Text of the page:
Exam 1 Study Guide
Exam 1 Study Guide Econ 2105
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This 6 page Study Guide was uploaded by chanelkim on Tuesday September 13, 2016. The Study Guide belongs to Econ 2105 at Georgia State University taught by Michelle Smith in Fall 2016. Since its upload, it has received 127 views. For similar materials see Principles of Macroeconomics in Economics at Georgia State University.
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Date Created: 09/13/16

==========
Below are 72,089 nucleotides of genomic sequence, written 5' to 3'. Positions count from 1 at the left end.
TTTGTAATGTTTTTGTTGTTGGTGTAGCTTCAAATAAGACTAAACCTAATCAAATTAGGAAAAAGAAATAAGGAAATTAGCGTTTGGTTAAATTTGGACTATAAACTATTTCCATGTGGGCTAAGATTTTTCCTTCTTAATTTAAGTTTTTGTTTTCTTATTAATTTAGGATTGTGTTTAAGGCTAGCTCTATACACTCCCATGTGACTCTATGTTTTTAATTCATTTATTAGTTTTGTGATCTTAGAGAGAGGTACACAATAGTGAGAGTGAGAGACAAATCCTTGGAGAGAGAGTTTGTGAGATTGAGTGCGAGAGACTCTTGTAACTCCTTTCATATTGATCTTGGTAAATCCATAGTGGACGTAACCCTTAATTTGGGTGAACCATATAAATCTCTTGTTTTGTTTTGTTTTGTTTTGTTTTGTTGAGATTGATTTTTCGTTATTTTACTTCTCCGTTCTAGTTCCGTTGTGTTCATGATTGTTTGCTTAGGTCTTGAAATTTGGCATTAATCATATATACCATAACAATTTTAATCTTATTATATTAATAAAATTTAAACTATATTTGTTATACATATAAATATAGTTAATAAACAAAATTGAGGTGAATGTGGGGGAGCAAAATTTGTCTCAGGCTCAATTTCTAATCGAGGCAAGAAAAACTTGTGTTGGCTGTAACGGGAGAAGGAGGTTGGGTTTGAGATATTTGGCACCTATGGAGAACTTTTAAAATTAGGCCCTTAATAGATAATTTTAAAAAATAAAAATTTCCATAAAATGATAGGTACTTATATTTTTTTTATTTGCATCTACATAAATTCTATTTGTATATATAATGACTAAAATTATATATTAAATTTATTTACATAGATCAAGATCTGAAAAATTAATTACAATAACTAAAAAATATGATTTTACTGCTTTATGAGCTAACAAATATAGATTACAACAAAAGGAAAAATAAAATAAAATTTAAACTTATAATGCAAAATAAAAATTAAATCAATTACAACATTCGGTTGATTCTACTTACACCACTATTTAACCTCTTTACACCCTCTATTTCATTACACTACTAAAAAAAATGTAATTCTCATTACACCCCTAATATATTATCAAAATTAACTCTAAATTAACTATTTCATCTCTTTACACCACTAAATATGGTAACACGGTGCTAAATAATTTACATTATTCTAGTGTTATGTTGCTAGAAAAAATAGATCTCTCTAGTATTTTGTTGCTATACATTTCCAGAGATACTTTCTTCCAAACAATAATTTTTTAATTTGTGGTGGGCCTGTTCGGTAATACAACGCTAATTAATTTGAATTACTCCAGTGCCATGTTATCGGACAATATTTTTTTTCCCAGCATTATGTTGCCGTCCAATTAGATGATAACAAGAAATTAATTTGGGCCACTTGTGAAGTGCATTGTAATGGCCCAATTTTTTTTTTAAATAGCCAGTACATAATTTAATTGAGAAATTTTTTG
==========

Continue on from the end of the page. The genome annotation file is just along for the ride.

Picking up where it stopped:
Economics *Functional Definitions of Economics • Economics: is a social science (deals with human behavior) and is concerned with how people, (both individually collectively) and governments make decisions. It is also the study of how forces of supply and demand allocate scarce resources • Microeconomics: the branch of economics the examines how consumers and firms makes decisions and how these decisions interact… “the small picture” • Macroeconomics: the branch of economics that examines the ups and downs of the overall economy (i.e. taxes, inflation, GDP, unemployment, recessions, etc.) “the big picture” *Government ⁃ Decision making is layered (bureaucracy, must go through a big process) ⁃ Not voluntary/taxes ⁃ Not profit oriented ⁃ Creates laws ⁃ Does not have to remain solvent (worth more than your debt) ⁃ No competition/Monopoly ⁃ Incentives are different ($2 million budget, saves $.5 million, budget goes down to $1.5 million the next year. No reward) ⁃ Always operating ⁃ Macro ⁃ the number one goal of the government is protection of the people *Business ⁃ Decision making is streamlined (quick, making change is easier) ⁃ Voluntary participation ⁃ Must earn a profit ⁃ Obeys laws only ⁃ Must remain solvent ⁃ Operates in a competitive market/Rarely a monopoly ⁃ Performance based incentives (All left over money is rewarded) ⁃ Can underperform and close down ⁃ Micro ⁃ the number one concern for business is profit ⁃ maximize stockholders equity (main goal) The Five Foundations of Economics 1. Incentives matter 2. Life is about tradeoffs 3. Opportunity costs 4. Marginal thinking 5. Trade creates value ⁃ People respond to incentives! CEO Ratio Pay aka CEO to worker compensation Calculation of the CEO to worker ratio for a firm CEO Ratio Pay CRP= CEO’s annual pay / lowest paid employee 2,500,000 / 15,080 = 165.78 (CEO makes 166x more than the lowest payed full time employee) the pay gap in America: CEO makes 354x more than the average employer as the CEO’s pay increases, so does the pay of the lower paid employee CRP is an alternate option to minimum wage Basic Business Cycle Federal Reserve: POTUS chooses the FED Chairman; other than that, the president should not be involved in the FED Federal Reserve lends money only to Major Banks the Major Banks lend to consumers and firms consumers go to firms for jobs while firms go to consumers to find people to build products and services it is all a cycle the government is in between regulating the US Government is the largest consumer in the world Demand: think in terms of buyers and consumers yaxis: P for price xaxis: Q for quantity the line in a QP graph is called a Demand Curve (D) each point on the Demand Curve is called the Quantity Demandate (Qd) as the price is increasing, the quantity decreases=law of demand as the price is decreasing, the quantity increases=law of demand Supply: think in terms of suppliers, producers, and sellers yaxis: P for price xaxis: Q for quantity the line in the QP graph is called a Supply Curve (S) each point on the Supply Curve is called the Quantity Supply (Qs) the slope is always upward/positive as the price is increasing, the quantity increases=law of supply 2 as the price is decreasing, the quantity decreases=law of supply Equilibrium: maximum market efficiency very rare occurrence Qd = Qs equilibrium when both the demand and supply graph intersect only one point on the graph Supply Model of Profitability Price x Quantity In order to make a graph…. when you have P and Q, you must know if it is the seller or the buyer; sellers=supply buyers=demand the benefit of CRP is that if the CEO gets a raise, so does everyone else; if minimum wage is used, this does not apply Price Controls: attempt to set prices through government involvement (intervention) • Price Ceiling: legally established maximum price for goods and services (ex: rent control; owner wants to charge max of $2,000 per apartment however, the government sets a price for $700 per apartment and the owner must follow; those who have low income or the elderly who pay the $700 may be told to enter the apartment through the back door) • Price Floor: legally established minimum price a seller can be paid (ex: minimum wage; government is involved her for the protection of the lower income people) • Black Markets: illegal markets that arise when price controls are in place (the building owner will make those who are paying $700 for the apartment building pay extra and/or paint the apartment, remodel the kitchen, etc. under the table and illegally) Alexander Hamilton: born to an unwed mother in the west indies; born poor, a wealthy benefactor sent him to the west; first secretary of treasury; started the coast guard; began the notion of the first national bank called the fed; started a system of tariffs; secretary of treasurer to George Washington Democratic Capitalist Republic Democratic: political Capitalist: economic Republic: constitution FACTA Foreign Account Compliance Transaction Act: anyone in the U.S. with over $50,000 per account abroad must report to the IRS to report taxes; this is a major factor in the high 3 numbers of Americans leaving the U.S. in the past decade; targeting people who make $10200 million Exit Tax Even after you leave the country, you are taxed; tax you as an expatriot; use this in order to prohibit people from leaving Bill and Malinda Gates (501C3: as long as you are helping people, you are tax exempt; churches) Warren Buffett: 3rd richest person in the world; donated $31 billion (from his stock) to the Bill and Malinda Gates Foundation to help people; if he cashed the $31 billion, he would’ve been taxed 39.5%; the Bill and Malinda Gates Foundation is tax exempt and he is basically “keeping” his money because he has control of the money in the foundation; if someone has $500 billion in the foundation, they receive interest and as long as they spend that interest amount on the greater good, their money stays the same at $500 billion, and also, they can take out the money that they donated out of the foundation whenever they want; basically a money holding tank for billionaires and multimillionaires ⁃ you DO NOT spend your principle, you live off of you interest in order to be rich; you make $1,000,000, taxes are 3%=$30,000, if you can live off of only the $30,000, you are rich; However, if you spend you principle money of the $1,000,000 then you are NOT rich Factors that Shift Demand 1. Change in income (if income increases, the demand curve increases; if income decreases, the demand curve decreases) 2. Change in the number of consumers (increase of consumers, increase in demand curve, decrease of consumers, decrease in demand curve) 3. Change in consumer preferences (preference increase, demand curve increase; preference decrease, demand curve decrease) 4. Change in future expectations (expectations positive, increase in demand; expectation negative, decrease in demand) 5. Change in complements (inverse relationship; as gas prices increase, the selling of cars decrease); Change in substitutes (direct relationship; as jeans of up, khakis go up) Factors that Shift Supply 1. Change in cost of inputs (if cost of inputs increase, supply curve goes down; viceversa) 2. Change in advances in technology (if technology advances increase, supply curve increase; viceversa) 3. Change in the number of producers (if number of producers increase, supply curve increase; viceversa) 4. Change in future expectations from a producers standpoint (if expectations are positive, 4 supply increase; viceversa) 5. Change in related goods (if production of related goods in their field increase, supply increase; viceversa) Salient Economic Definitions Normal Good: a good for which, other things equal, an increase in income leads to an increase in demand (Most goods) Inferior Good: a good for which, other things equal, an increase in income leads to a decrease in demand (bus ride versus taxi or uber, McDonald’s versus Houston’s restaurant) Substitutes: two goods for which an increase in the price of one good leads to an increase in the demand for the other good (jean & khakis, coffee & tea, muffing & doughnuts) Complements: two goods for which an increase in the price of one good leads to a decrease in the demand for the other good. These goods are consumed together (computers & software, cars & gasoline) Inputs: any good or service that is used to produce another good or service (vanilla beans to make ice cream; flour to make cupcakes) GDP (Gross Domestic Product) includes all goods and services produced within a nation’s borders (measure of economic activity of the USA) each state has their own GDP (GSP) GNP (Gross National Product) includes all good and services produced by a nation, including those produced overseas/outside the borders (subset of the GDP) Highest GDP 1. USA 2. China 3. Japan EXAM 1 TOPICS 1. Chapter 1 Foundations 2. Basic Business Cycle 3. Government vs. Business 4. CEO Ratio Pay (CRP) 5. Price Controls/Black Markets (Surplus/Shortage Graph) 6. Demand/Supply/Equilibrium/Laws/Schedule 7. Factors that Shift Supply/ Demand (the first 4) 8. Alexander Hamilton 5 9. Democratic Capitalist Republic 10.P x Q Supply Profitability Model 11.FACTA/Exit Tax/Bill and Malinda Gates Foundation 12.Definition and Examples of Economics/Normal Goods/Etc. 13.GDP ⁃ With the demand curve, as the price increases, the quantity decreases ⁃ Price controls are seen as beneficial to society from an economic perspective (False) (Whole purpose is to reach equilibrium however price controls only benefit in surplus) ⁃ the number one fact is people respond to incentives ⁃ The highest valued alternative that must be sacrificed in order to get something else is OPPORTUNITY COST ⁃ marginal > one additional ⁃ When the number of sellers decreases, what happens to the supply curve? Shifts to the LEFT 6